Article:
People sometimes ask me where I got my customer service skills. Easy. The Bookstop I worked at for a year was near Highland Park.

For those of you out there who have never lived near Dallas, or heard anyone bitch about it as much as I do, Highland Park is a city inside of Dallas. Dallas proper resembles a sort of doughnut on the map with Highland Park and University Park (the Park Cities) as the hole. It's the 'high-class', big money section of town; there are some people who never leave it except to go to the airport.

Anyhoo, the Bookstop I was working at was on Lovers and Inwood between Inwood and the Toll-Road. Our store was big on customer service--that's because the rich are easily offended. There had once been security mirrors in the corners, but they were taken down after numerous complaints of "making a book store look like a trashy 7-11." You couldn't put up a sign that said: "This register is closed, please go to the next register" because there had been complaints that they were rude. I was actually written up for customer service once when I asked a woman to move her thumb off her driver's license so I could get her date of birth (for the check she had just written). It was nuts.

And you weren't allowed to smoke in front of the store; your friends could, and the customers could, but employees had to sneak around the side for nicotine because "a customer might see you outside, and then see you in the store and we've had complaints." Between working retail in snob-land and going to high-school in 'politically correct' down-town Dallas, I was ready for anything.

One time I was sitting outside, smoking away, when I saw a woman in a Lexus park in a handicapped parking spot and run inside. I made a silent prayer that a nice Dallas police officer would come by and fine the nice lady who's too fucking lazy to walk the distance. I finished my smoke and walked inside.

The lady from the Lexus was up front raising a hissy fit. She had called the Bookstop on Mockingbird Lane and asked them to hold a book for her at the front desk. Only problem was she wasn't at the Mockingbird store but the Lovers store and Bookstop didn't do intra-store shipping. She was going to have to drive to Mockingbird and Central to get her book. The drive would have taken fifteen minutes tops--it was just in a less desirable section of town.

She whined and bitched and called us incompetent and surly, but we got it through her head that when you call someone and ask them to hold a title then you go to the place you called, not somewhere else. "It's like calling Simon David and asking if they have fresh capers and then getting angry with the Albertson's staff when they don't have capers at all...." but she didn't want to listen and stormed out.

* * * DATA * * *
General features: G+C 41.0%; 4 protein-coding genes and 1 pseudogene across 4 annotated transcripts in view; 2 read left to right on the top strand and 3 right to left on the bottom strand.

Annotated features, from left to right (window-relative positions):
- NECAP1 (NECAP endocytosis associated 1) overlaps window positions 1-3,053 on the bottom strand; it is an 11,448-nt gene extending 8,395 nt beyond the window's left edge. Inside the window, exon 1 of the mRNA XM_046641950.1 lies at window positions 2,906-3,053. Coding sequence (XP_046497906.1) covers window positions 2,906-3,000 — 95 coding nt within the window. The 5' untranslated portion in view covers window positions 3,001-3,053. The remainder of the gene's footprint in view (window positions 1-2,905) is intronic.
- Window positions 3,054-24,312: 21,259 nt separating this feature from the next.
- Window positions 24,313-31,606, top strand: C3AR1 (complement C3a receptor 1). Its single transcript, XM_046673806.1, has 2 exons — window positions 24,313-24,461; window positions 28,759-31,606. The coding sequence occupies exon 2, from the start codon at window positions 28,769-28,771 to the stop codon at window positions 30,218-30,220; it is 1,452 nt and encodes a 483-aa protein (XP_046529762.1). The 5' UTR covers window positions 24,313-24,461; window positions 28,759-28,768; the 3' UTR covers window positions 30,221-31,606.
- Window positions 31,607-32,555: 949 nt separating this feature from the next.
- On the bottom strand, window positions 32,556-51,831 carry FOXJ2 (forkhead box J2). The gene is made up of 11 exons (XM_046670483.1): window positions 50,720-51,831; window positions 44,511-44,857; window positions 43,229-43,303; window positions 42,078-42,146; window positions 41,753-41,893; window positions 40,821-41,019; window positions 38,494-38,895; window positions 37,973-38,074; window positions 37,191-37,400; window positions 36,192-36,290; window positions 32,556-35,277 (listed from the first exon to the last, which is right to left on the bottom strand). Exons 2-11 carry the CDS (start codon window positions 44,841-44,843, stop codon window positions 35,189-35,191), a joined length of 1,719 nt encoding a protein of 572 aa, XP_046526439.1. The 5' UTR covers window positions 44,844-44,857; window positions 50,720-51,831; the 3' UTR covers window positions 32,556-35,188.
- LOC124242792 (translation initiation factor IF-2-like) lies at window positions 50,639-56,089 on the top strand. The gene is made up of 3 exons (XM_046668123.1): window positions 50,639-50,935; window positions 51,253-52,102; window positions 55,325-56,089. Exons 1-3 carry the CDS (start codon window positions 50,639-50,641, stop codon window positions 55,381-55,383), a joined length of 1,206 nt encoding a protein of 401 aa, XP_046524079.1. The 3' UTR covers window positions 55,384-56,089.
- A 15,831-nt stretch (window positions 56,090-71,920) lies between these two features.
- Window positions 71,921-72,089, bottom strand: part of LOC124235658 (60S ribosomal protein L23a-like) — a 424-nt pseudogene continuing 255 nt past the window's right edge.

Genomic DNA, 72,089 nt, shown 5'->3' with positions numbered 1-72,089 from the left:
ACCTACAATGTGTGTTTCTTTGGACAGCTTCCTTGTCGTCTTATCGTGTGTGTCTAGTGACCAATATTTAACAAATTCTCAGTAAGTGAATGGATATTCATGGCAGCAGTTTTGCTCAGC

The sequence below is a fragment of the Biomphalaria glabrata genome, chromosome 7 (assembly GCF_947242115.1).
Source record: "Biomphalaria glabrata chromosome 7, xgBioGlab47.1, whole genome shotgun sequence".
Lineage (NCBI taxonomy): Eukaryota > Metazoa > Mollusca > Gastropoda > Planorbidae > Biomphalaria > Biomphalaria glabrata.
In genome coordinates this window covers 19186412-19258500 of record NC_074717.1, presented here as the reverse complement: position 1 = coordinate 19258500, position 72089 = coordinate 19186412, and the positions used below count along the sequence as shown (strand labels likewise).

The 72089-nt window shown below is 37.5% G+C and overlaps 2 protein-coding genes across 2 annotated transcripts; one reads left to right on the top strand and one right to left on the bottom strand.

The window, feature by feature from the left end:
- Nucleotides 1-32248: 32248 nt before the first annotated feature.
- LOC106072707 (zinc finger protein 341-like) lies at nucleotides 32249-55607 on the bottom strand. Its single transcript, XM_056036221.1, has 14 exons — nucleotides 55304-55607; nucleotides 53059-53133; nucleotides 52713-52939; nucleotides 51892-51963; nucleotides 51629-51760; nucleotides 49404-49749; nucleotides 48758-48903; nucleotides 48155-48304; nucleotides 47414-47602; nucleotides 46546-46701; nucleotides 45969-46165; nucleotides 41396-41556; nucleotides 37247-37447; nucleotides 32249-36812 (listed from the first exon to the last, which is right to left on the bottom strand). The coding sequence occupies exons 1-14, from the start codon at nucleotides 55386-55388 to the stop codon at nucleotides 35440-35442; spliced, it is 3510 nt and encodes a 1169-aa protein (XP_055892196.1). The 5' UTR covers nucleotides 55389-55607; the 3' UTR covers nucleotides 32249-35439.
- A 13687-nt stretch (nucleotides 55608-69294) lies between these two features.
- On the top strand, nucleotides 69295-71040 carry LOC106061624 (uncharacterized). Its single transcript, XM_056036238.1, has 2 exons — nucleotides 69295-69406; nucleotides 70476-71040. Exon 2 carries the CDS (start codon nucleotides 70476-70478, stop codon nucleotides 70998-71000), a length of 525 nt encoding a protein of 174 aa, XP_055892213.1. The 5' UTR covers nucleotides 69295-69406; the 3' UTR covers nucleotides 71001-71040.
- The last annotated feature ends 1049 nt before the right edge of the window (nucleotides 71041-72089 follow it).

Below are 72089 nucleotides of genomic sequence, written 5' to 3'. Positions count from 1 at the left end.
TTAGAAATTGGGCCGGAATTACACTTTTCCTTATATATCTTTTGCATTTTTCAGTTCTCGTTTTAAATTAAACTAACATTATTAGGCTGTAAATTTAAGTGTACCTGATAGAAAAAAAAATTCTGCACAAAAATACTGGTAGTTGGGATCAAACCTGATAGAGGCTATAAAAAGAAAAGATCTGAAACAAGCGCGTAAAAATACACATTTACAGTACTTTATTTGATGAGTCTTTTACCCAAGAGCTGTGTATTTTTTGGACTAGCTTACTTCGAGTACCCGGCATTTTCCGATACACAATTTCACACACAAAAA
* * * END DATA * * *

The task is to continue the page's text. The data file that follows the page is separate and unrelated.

Now, this ruckus was all going on while we were changing out who was on the front desk. I had taken my smoke break before and it was my turn on the register.

Sure enough, after everyone had cleared away, Lexus-lady came back in waving some piece of paper and demanding to know what we're going to do about it. She finally set it on the counter so I could see what it was, and sure enough, God had been so kind as to give her a ticket for parking in a handicapped parking spot. "If it hadn't have been for you people and your uncooperative staff, this never would have happened. What are you going to do about it?"

"Well, ma'am, I would suggest either paying the fine or trying to dispute it court."

"What is that supposed to mean?"

"I was under the impression that handicapped parking spaces were for the handicapped. If you'd like to discuss this further, you can discuss it with my manager..."

I was getting paid six bucks an hour. I don't get paid enough to explain things to rich twats like that.

I was almost written up for customer service that night. I'd have several close calls with what was considered good customer service and what wasn't. Add to that, I was the supervisor of the children's department and that's just hell. The rich are very protective of their children, which would explain why they grow up to be such difficult, unpleasant people. Add to that, they're dumb. And I mean that.

One day I was shelving books and I heard this horrible "RRRRrrrrrriiiiiiccccchhhhhpppppp" noise on the other side of one of the shelves. There's mommy in her tennis whites and her Gucci handbag while baby is sitting at her feet opening pop-up books, grabbing a hold of whatever pops up and heaving-ho. I asked the inattentive mommy if she wanted me to go ahead and take the books to the front counter for her.

"Why?" she asked. "You don't expect me to pay for those; they're damaged." (Ah! Such innocence! I'll be so happy to eat these people when the end times come. Yes, the ineffectual affluent....hummmm... they will make good slaves....) I think it was the use of the word "whelp" that got me written up that time.

Another time a soccer-mom came to my section in a bit of a hurry.

"Do you have any scissors?" she demanded.

"No, I'm sorry," I explained. "We don't. Have you asked at the front the desk?"

She huffed away and my manager came back later to ask what had happened. Apparently the scissors-less lady had lodged a complaint.

"I just said we didn't have any scissors. I didn't know that was considered rude."

"Well, you have to be careful with these people; they're very sensitive."

Sensitive my ass!

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